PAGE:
The law is at the heart of civilised society. In this final issue of RE, Richard  Calnan delivers his final lesson.



Stuff happens, as Donald Rumsfeld said, and most of my energies have been spent in reacting to the stuff which has happened. I have never been very good at planning my life.


I went to UCL because I was offered a place if I got two Es at A level. I became a banking and insolvency lawyer because I sat with James Lingard during my articles and decided that I wanted to do what he did. I taught law in Auckland because Jane wanted to return home for a while and, if I was going to the other side of the world, I felt I should try something different. Because of the 1980s boom, when I became a partner I was doing corporate transactions, but then the crash of 1989 meant that I could return to what I most enjoyed—dealing with companies in financial difficulties. And when the good times returned, I switched back to banking transactions. And so on.


All of which might suggest that I am not the best person to pronounce on the lessons I have learned over the last half century. But here goes.


First, the law. We may spend much of our time facilitating transactions, but we get the jobs because we are lawyers. It doesn’t help that we all specialise so much more than we used to, but we still need to understand our little bit of the law and how it fits into the overall jigsaw. Conversely, what the client needs is practical advice, not a legal treatise. Learning needs to be worn lightly.


Secondly, the transactions. As lawyers, we take instructions. But clients can’t always have what they want. Our role is to advise, even if that is unpalatable. The client is the institution, not the individual. We spend much of our time dealing with the detail, but we also need to look more widely at the transaction as a whole. We must understand the wood as well as the trees.


Thirdly, words. They are our stock-in-trade. I write, therefore I am. And we therefore have a duty to use words properly. As Tom Stoppard said: “I don’t think writers are sacred, but words are. They deserve respect.” We should draft as clearly and simply as possible, and as briefly as we can in the context of the transaction. Lawyers sometimes think that they need to draft in a formal style which distinguishes lawyers from the rest of humanity. But legal documents must be understood by those who use them—and they will generally not be lawyers. It is the reader who is important, not the drafter.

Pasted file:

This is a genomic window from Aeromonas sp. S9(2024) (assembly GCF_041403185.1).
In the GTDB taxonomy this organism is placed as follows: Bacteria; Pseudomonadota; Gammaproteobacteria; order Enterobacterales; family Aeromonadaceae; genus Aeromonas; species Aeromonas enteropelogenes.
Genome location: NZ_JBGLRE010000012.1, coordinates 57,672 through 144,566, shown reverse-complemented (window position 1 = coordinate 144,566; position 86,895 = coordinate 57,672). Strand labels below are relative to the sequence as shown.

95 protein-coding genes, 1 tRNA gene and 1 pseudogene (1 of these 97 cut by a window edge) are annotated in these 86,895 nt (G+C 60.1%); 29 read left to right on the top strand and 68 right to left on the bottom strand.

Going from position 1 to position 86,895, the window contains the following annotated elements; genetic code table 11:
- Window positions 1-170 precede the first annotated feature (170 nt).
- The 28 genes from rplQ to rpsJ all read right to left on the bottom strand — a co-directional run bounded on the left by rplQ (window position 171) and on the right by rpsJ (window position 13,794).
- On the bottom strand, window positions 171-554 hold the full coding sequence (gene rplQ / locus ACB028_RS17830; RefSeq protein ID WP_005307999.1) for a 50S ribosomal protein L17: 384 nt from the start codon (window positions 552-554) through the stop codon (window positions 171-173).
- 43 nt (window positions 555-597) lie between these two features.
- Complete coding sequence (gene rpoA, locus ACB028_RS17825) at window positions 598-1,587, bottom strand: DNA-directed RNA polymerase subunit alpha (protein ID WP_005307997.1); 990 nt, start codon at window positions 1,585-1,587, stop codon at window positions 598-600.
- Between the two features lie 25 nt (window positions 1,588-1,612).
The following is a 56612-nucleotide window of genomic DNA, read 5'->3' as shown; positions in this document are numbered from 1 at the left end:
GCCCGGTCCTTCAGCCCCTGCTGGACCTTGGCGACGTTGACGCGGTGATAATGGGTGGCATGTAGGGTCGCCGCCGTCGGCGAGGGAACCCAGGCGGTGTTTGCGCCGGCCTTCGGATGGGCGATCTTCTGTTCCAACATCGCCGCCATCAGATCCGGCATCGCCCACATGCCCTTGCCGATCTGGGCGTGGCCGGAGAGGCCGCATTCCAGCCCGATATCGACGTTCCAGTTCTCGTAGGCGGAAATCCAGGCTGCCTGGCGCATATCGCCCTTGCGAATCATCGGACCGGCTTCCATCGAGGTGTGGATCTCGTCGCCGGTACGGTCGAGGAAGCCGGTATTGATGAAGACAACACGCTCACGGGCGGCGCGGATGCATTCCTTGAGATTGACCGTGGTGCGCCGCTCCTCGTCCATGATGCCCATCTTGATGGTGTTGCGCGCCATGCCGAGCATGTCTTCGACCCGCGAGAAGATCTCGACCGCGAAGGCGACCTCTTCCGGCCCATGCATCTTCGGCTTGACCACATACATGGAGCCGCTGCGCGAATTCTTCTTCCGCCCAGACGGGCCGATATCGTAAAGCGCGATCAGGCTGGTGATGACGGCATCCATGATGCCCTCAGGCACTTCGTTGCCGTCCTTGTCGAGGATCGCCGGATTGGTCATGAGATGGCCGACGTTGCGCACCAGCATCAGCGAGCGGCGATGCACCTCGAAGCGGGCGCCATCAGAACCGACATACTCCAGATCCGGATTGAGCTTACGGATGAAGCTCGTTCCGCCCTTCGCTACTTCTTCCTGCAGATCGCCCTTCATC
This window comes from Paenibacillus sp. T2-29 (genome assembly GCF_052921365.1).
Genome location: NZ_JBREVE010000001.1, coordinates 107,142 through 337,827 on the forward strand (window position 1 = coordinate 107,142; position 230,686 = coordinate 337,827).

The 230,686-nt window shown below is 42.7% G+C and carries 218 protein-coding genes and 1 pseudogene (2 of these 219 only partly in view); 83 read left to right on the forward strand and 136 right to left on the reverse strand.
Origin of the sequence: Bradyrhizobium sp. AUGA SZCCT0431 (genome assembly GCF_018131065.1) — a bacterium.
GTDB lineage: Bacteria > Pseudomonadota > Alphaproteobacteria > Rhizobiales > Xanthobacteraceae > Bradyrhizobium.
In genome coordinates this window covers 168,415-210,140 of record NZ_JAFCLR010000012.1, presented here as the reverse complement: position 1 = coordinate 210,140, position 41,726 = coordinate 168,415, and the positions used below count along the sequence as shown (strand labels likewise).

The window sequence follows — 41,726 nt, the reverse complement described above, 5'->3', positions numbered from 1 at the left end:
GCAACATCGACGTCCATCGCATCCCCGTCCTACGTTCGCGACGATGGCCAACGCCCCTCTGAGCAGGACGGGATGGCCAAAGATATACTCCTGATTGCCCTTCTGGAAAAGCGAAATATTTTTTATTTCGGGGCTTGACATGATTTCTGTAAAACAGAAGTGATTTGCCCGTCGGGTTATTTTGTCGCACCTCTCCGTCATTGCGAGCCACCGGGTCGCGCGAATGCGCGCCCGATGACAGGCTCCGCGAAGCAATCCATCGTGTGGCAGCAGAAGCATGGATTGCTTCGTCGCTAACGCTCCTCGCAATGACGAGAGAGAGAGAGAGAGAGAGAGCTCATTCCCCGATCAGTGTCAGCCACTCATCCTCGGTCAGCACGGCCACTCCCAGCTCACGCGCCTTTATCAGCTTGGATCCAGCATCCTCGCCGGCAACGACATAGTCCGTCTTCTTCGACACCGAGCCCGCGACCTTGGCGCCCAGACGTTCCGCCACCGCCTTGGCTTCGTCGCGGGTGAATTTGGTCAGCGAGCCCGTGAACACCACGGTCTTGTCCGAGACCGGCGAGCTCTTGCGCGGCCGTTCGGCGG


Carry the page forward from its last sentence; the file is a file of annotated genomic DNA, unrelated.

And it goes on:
Finally, standards. During my lifetime, we have evolved from being a profession to a business. That was probably inevitable, but it is still dangerous. We must always uphold our professional standards. We owe duties to our legal system as well as to our clients. A solicitor’s undertaking should mean something. Our word really is our bond.


The best part of working for any organisation is its people. Looking back over almost fifty years, it is the people I have worked with who leave the strongest impression. We stand on the shoulders of giants. In my career, I have worked with many giants. When I was much younger, I worked for Michael Sayers, one of our most distinguished corporate finance partners. What I learned by working with him was the most important lesson of all: what it is to be a solicitor in commercial practice.


The law is at the heart of civilised society. Jurisprudence—the theory of law—is therefore relevant to us all. It is too important to be left to the academics. We need to join the debate. And that is particularly true of law reform. Commercial law has to work in the context of commercial practice. And that is where we come in.